Morphine: Addiction, Withdrawal, and Treatment

What Is Morphine?

scored white and purple tablets on purple background - morphine addictionA prescription narcotic, morphine is most commonly used to treat patients who have been seriously injured, undergone surgery, or experience other forms of severe, moderate, or chronic pain. It is an opiate that occurs naturally in the substance extracted from concentrated poppy straw or the opium poppy plant. Morphine is classified by the Drug Enforcement Administration (DEA) as a Schedule II drug, meaning it has medically accepted uses but is considered highly addictive. When a physician prescribes morphine in small doses for a short-term period, it is safe to use. However, when the drug is abused or used in large amounts, psychological and physical addiction can quickly occur.

Brand Names & Common Street Names for Morphine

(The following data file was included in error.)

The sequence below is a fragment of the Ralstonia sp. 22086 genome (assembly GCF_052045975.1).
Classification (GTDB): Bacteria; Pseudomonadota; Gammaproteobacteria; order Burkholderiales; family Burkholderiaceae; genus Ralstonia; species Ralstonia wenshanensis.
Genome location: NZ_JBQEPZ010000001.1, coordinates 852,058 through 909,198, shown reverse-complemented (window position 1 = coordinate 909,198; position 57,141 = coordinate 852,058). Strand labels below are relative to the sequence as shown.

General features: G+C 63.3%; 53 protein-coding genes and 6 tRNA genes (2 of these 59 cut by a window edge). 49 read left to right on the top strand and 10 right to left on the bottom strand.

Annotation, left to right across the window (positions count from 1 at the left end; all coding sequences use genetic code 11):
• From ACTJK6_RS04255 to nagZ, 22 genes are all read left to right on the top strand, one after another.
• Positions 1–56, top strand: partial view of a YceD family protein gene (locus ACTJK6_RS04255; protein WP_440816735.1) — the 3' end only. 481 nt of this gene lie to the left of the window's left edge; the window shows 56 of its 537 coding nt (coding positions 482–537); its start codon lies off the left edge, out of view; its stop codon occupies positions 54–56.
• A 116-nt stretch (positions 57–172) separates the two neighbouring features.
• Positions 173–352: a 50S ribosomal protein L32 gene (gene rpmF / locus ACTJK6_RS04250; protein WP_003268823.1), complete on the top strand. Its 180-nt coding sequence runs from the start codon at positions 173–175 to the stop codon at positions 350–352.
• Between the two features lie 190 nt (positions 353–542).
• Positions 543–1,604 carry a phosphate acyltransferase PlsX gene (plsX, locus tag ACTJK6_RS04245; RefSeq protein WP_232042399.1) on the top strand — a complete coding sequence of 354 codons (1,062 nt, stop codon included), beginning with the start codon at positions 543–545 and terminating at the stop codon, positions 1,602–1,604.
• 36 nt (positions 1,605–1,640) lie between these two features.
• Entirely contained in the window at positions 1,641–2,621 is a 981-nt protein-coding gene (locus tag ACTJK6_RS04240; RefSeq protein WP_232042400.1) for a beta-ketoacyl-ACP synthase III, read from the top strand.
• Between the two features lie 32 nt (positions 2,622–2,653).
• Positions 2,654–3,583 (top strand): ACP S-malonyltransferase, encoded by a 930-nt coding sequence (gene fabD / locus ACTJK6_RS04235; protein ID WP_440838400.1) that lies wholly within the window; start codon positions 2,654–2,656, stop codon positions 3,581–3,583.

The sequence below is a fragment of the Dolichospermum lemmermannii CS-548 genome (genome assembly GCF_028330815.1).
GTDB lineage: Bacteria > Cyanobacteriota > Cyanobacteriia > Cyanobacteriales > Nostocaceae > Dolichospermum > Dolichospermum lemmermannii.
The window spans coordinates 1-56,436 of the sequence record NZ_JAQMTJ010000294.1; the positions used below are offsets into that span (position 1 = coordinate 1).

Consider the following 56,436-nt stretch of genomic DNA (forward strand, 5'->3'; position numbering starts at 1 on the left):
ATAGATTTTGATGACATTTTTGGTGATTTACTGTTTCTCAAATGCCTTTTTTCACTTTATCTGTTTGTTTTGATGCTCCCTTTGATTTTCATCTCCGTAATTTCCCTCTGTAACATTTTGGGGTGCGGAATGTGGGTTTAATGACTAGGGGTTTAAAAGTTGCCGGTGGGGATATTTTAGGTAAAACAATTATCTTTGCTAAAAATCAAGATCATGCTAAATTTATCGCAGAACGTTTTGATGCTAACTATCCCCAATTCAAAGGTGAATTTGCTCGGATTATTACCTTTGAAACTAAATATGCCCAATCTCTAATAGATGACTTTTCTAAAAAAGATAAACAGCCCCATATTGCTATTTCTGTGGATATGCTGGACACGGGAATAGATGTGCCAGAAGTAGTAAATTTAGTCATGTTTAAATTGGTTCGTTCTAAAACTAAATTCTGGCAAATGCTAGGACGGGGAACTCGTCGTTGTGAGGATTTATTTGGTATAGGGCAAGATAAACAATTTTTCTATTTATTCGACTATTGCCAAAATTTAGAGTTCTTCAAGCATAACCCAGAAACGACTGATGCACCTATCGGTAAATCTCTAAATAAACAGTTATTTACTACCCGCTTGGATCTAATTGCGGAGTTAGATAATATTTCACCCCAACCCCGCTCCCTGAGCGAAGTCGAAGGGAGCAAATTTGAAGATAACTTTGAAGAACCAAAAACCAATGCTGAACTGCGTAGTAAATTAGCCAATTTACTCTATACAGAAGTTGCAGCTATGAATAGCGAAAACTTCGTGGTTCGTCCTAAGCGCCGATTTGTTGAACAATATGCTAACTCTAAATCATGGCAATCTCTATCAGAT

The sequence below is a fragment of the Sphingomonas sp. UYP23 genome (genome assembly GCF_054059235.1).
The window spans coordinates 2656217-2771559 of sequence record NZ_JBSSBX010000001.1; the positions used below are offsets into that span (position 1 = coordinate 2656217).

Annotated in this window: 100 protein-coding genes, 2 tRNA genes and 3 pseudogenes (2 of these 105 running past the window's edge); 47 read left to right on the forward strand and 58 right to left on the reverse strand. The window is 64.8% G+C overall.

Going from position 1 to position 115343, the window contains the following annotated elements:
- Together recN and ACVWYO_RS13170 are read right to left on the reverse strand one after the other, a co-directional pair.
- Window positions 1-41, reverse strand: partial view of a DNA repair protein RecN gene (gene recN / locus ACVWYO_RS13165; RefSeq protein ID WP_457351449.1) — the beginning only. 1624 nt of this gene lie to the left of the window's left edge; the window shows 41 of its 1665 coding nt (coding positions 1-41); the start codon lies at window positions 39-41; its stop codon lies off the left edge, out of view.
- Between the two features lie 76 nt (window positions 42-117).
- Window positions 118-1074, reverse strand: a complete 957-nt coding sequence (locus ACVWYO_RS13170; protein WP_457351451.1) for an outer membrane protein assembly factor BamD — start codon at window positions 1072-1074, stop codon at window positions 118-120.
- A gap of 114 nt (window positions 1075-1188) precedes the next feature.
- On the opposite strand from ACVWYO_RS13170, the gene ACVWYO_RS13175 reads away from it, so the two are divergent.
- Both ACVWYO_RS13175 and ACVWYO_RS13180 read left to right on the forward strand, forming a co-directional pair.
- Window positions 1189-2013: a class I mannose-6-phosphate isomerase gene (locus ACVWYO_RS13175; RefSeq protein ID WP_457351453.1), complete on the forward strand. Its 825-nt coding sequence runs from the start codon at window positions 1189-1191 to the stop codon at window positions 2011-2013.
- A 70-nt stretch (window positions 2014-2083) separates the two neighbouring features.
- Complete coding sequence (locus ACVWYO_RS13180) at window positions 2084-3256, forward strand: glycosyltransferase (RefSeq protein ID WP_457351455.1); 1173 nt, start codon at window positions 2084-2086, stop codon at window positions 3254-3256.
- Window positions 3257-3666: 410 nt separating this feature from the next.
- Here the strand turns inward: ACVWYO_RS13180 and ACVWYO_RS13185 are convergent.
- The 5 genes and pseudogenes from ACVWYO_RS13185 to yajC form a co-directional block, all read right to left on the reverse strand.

Morphine is sold under several generic and brand names, including Kadian, Roxanol, MS-Contin, MSIR, RMS, and Oramorph SR.

On the street, morphine is commonly referred to as Dreamer, Mister Blue, Hows, MS, Emsel, M, First Line, Roxanol, and Morf.

Additional slang names of the drug include:

  • Monkey
  • Miss Emma
  • God’s Drug
  • White stuff
  • Morpho
  • Unkie

How Does Morphine Work?

The way a person takes morphine affects how quickly they will feel its effects. Injecting, smoking, or snorting it gets the drug more rapidly into the bloodstream than swallowing a pill.

Morphine affects specific receptors in the user’s brain and central nervous system, triggering different responses in the body such as feelings of euphoria, the inability to feel pain, mild respiratory depression, mental cloudiness, drowsiness, hallucinations, and delusions. The drug stimulates the brain’s reward system and changes what makes the person feel happy.

Morphine Addiction

Because of the euphoric high morphine produces, it is commonly used as a recreational drug. Since it is so highly addictive, anyone using it recreationally or by prescription for a long period of time will develop tolerance to the drug. Once tolerance develops, physical dependence quickly follows. When the person’s body is dependent on morphine being present, it is not able to function normally without the drug. Then, morphine addiction can quickly develop.